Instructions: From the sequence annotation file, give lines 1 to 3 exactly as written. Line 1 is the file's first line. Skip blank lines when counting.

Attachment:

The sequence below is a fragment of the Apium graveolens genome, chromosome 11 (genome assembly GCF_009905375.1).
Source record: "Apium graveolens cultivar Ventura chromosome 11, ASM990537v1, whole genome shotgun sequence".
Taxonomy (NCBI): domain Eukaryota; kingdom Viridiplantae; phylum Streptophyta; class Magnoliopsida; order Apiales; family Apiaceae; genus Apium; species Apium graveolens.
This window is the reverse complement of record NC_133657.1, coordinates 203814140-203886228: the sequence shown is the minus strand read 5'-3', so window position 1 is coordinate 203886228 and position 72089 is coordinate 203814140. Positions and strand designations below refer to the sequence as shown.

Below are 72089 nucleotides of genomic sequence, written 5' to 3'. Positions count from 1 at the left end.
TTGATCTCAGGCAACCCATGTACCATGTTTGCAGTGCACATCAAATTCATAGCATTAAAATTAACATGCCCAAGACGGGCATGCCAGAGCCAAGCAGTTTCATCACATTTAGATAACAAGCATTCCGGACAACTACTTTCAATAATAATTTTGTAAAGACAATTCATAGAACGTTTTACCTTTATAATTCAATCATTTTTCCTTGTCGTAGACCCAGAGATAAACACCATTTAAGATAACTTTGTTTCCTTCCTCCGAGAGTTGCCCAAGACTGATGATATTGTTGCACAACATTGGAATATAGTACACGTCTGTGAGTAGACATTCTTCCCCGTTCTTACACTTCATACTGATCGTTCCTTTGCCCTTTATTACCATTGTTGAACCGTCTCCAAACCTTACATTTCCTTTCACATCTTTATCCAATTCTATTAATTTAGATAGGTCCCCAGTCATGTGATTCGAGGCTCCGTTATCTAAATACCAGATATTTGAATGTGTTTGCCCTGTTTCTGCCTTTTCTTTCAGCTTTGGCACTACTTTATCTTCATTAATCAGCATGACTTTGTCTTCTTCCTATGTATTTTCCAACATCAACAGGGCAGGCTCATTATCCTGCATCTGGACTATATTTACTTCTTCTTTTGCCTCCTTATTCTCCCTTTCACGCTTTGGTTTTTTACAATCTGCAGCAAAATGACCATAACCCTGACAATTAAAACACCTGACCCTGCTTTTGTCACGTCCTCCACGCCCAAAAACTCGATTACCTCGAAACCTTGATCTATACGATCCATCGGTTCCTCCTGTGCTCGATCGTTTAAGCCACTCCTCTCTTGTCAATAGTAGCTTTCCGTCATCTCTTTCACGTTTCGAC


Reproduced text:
The sequence below is a fragment of the Apium graveolens genome, chromosome 11 (genome assembly GCF_009905375.1).
Source record: "Apium graveolens cultivar Ventura chromosome 11, ASM990537v1, whole genome shotgun sequence".
Taxonomy (NCBI): domain Eukaryota; kingdom Viridiplantae; phylum Streptophyta; class Magnoliopsida; order Apiales; family Apiaceae; genus Apium; species Apium graveolens.